Looking for accredited career colleges, technical schools, and universities in Utah offering Medical Assistant degrees. Medical and Dental Assistants work in hospitals, doctors offices, dental offices and clinics to ensure the best care for patients.
The Golden Spike linking the eastern and western segments of the Great Transcontinental Railway was driven into the railroad ties in Promontory Summit, Utah, linking East and West on May 10, 1869. And that's just one of the historic facts that will make your days at a Utah college or university interesting. Utah has a long and vibrant history, starting with tens of thousands of years of Native American settlement. The long wagon trains moving Americans west in the Gold Rush and beyond crossed Utah, and perhaps its most celebrated settlers were the Mormons, who found sanctuary at last in 1846, after many years of continued exile and oppression as they wandered across the country.
Today, the strong influence of the significant Mormon population makes Utah an industrious and self-reliant state, where neighbors look out for neighbors, and everyone does their best to make strangers feel welcome. Attending college in Utah is likely to be a memorable and valuable experience.
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If you are thinking of training for a new career, then why not enroll in a college program to train as a Medical Assistant? The Bureau of Labor estimates that this is the fastest growing career between 2002 and 2012 so opportunities should be plentiful, especially if you have a college education and certification. Many people have learned ?on the job' in the past; however, employers are increasingly looking for individuals who can land running'.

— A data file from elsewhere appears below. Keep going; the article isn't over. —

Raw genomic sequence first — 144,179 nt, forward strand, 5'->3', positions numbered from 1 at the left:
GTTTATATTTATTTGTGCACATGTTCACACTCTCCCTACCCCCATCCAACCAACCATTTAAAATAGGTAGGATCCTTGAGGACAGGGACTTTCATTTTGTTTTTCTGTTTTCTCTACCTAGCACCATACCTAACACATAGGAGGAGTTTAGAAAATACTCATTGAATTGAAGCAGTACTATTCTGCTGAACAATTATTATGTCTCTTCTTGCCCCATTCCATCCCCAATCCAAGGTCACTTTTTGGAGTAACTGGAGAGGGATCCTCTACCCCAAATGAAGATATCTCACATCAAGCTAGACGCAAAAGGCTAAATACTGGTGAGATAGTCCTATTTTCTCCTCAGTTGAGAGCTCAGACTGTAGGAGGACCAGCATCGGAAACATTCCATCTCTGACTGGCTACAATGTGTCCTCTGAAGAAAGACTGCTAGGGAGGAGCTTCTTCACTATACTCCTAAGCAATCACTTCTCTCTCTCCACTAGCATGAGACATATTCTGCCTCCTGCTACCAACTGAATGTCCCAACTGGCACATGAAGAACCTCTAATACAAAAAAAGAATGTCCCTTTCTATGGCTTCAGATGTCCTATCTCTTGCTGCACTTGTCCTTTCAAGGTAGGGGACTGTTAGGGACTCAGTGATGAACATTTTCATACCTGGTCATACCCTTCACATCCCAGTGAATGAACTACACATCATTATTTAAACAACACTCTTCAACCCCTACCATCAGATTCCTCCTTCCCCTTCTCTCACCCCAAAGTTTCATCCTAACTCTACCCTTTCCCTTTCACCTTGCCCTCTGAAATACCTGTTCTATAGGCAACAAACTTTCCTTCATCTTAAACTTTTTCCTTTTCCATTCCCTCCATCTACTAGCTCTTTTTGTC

As a Medical Assistant you would perform routine clinical and administrative tasks to ensure the smooth running of the Physician's office; freeing up the Physician's, Chiropractor's, Podiatrist's or Health Practitioner's time which can be spent on duties requiring higher clinical expertise. You may find that in smaller clinics, with fewer personnel, your range of duties and responsibilities will be greater than those in larger clinics or hospitals.
Your day-to-day tasks may include filing, billing, greeting patients, making appointments, completing insurance claims or arranging laboratory tests. The level of clinical duties you may be allowed to perform varies between States according to State law. You may be required to take medical histories, explain treatment procedures, or take vital signs such as blood pressures. Other duties may include carrying out basic laboratory tests onsite or arranging for these to be sent to a specialist unit. You may also be required to decontaminate and sterilize equipment or dispose of contaminated supplies.
Your education will generally last about 1 year for certification or 2 years for an associate's degree. You may learn about subjects such as anatomy, physiology, medical terminology, transcription, book keeping, and insurance processing.